Here's what's in your bottled water (Marketplace)
Is Tap Water Safe? Here's How To Tell
Water. It hydrates you, powers you through workouts, and makes up 65 percent of your body. But lately, you may have some concerns.
Last year, chemical sludge from a shoe manufacturer was found in the tap water of Plainfield Township, Michigan. The area lies about 120 miles from Flint, where, in 2015, dangerous levels of lead were found in the city's drinking supply. Experts soon linked the tainted water to local outbreaks of Legionnaires' disease (a severe form of pneumonia). More than a dozen people died, fertility rates plummeted, and the toll on countless children's future health might not be known for a generation.
Michigan isn't the only state with water worries. The Natural Resources Defense Council (NRDC), a nonprofit environmental advocacy group, found that in 2015 (the most recent year available), one-quarter of Americans drank water from systems that violated rules set by the Safe Drinking Water Act. (And that doesn't include the more than 13 million private well systems exempt from federal safety requirements.) Scores more municipalities operate on leaky, lead-laden infrastructure. At least 6 million city water pipes in the U.S. are made of the metal, which is so dangerous there is no acceptable safe level, and many local governments have thin budgets for replacement, says Erik Olson, director of health and food at the NRDC.
It's not just bad plumbing that could be junking up your faucet's flow. Some lakes, rivers, and groundwater are polluted by worrisome levels of natural compounds like arsenic, human-made chemicals, and agricultural runoff such as animal waste, fertilizers, and pesticides. The treatment plants designed to remove contaminants don't always operate up to par (most use century-old technology). Sometimes residents aren't immediately told when issues are found.
The Trump administration has vowed to replace municipal pipes to combat lead levels but also plans to repeal the Waters of the United States rule, which defines which U.S. waterways are protected under federal law. Environmentalists say this move could strip protections from some drinking water sources. But you're far from powerless. Protect yourself by taking these steps.
1. Read Your Water Reports
Plug your zip code into the (ewg.org) or request a report from your local water utility. Flummoxed by all those chemical names? Want to know what's being done to correct violations? Ask your provider. They're usually happy to explain, says Mark H. Weir, Ph.D., an assistant professor of environmental health sciences at The Ohio State University in Columbus.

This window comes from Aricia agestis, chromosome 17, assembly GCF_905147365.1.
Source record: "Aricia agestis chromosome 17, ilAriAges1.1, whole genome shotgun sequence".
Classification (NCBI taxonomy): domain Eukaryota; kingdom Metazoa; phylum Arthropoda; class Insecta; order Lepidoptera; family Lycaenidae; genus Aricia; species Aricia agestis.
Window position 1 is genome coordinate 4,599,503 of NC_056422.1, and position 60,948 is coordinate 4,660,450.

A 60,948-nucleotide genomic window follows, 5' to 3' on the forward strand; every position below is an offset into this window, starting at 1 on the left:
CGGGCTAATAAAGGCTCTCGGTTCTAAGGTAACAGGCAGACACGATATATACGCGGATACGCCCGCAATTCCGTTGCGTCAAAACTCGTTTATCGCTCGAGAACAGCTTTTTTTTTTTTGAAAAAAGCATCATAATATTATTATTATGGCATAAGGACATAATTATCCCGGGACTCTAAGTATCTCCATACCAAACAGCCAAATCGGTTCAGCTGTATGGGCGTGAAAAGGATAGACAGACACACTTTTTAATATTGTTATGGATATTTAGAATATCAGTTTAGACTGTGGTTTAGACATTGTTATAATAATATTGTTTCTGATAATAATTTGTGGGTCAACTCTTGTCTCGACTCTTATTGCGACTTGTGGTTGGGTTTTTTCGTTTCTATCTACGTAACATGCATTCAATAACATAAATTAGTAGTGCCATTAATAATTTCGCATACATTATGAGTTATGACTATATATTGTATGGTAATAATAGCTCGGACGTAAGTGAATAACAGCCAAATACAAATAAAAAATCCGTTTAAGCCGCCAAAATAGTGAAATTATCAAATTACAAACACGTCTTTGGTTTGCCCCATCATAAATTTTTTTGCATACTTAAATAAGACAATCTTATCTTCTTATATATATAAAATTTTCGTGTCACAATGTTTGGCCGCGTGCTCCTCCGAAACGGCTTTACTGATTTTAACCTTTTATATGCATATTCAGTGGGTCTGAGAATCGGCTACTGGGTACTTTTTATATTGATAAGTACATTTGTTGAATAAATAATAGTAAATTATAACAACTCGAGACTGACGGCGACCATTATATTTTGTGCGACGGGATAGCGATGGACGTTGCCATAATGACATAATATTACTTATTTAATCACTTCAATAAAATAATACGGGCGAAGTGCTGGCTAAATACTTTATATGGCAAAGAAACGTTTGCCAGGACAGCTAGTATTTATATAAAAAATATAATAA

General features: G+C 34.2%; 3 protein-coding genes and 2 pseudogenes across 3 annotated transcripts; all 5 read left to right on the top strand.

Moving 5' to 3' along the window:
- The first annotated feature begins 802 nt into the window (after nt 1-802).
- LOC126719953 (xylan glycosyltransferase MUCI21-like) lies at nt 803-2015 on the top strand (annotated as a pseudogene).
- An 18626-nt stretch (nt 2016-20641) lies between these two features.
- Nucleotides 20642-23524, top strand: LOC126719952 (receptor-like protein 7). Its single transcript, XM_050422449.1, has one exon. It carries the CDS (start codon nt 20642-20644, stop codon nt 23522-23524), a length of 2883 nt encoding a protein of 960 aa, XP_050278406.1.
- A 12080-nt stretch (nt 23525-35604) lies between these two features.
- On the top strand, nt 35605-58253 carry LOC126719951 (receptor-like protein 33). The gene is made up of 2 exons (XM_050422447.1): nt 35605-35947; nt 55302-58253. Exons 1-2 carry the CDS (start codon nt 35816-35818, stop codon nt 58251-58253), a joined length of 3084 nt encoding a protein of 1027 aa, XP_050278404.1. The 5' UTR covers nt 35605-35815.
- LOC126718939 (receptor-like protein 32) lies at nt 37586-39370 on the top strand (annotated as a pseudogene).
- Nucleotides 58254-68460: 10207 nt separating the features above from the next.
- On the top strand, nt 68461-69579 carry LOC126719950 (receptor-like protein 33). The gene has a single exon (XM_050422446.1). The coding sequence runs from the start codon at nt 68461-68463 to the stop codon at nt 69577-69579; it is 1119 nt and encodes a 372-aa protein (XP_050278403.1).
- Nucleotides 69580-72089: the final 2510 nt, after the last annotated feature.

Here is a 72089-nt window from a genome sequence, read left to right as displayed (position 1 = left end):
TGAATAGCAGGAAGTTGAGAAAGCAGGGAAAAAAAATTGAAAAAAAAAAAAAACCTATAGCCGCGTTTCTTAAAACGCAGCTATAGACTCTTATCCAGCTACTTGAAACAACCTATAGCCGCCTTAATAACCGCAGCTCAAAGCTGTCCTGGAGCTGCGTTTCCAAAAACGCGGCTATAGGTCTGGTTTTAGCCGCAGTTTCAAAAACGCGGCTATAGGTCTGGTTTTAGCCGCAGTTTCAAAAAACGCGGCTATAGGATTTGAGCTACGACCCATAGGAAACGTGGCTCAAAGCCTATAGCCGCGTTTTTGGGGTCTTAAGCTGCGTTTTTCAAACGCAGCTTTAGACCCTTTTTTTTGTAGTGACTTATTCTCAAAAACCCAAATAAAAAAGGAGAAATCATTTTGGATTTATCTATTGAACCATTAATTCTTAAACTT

2. Know Your City's Pipes
Especially those that serve your house. Your city water department can tell you whether you have lead service lines, but if your home was built in the late '80s or after, the chances you have them are relatively low, says Weir.
3. Limit Lead
If you do have lead pipes, run water for at least 30 seconds (or until it's cold) before drinking it to flush out liquid that's been sitting in them (doing so can reduce lead levels in water by 90 percent); drink and cook only with cold H20 (the metal dissolves more easily in hot water); clean your faucet's filter screen every few months; and. . .
4. Filter, Filter, Filter
Look for a unit that gets rid of the specific contaminants found in your area, and change the filter according to the manufacturer's recommendations. Expensive filtration systems will sift out everything, Olson says, but may not be necessary if your water has only one or two chemicals of concern.
5. Test Your H2O
You can buy at-home kits at hardware stores, but the most reliable results come from state-certified labs (find one at epa.gov/safewater), which charge around 0. If you drink from a private well, have your water analyzed once a year—sooner if you have experienced a flood or if your water looks, smells, or tastes different.
6. Buy the Best Bottled
According to an NRDC report, about 25 percent of bottled water is actually tap water, which may or may not receive further treatment. A seal from NSF International signals the product has been independently tested and certified for quality.
7. Call on Congress
"A lack of funding means the Environmental Protection Agency has very limited means to research what the emerging contaminants are, how to address them, and how they impact public health," says Weir. Urge your state representatives to support HR 1068, a bill that would mandate stricter standards on contaminants and provide grants for updating aging service lines.
8. . . .and Local Leaders Too
Attend public budget meetings and ask your city reps to include water systems in any new infrastructure funding.
This article originally appeared in the April 2019 issue of Women's Health Magazine. For more great advice, pick up a copy on newsstands now!
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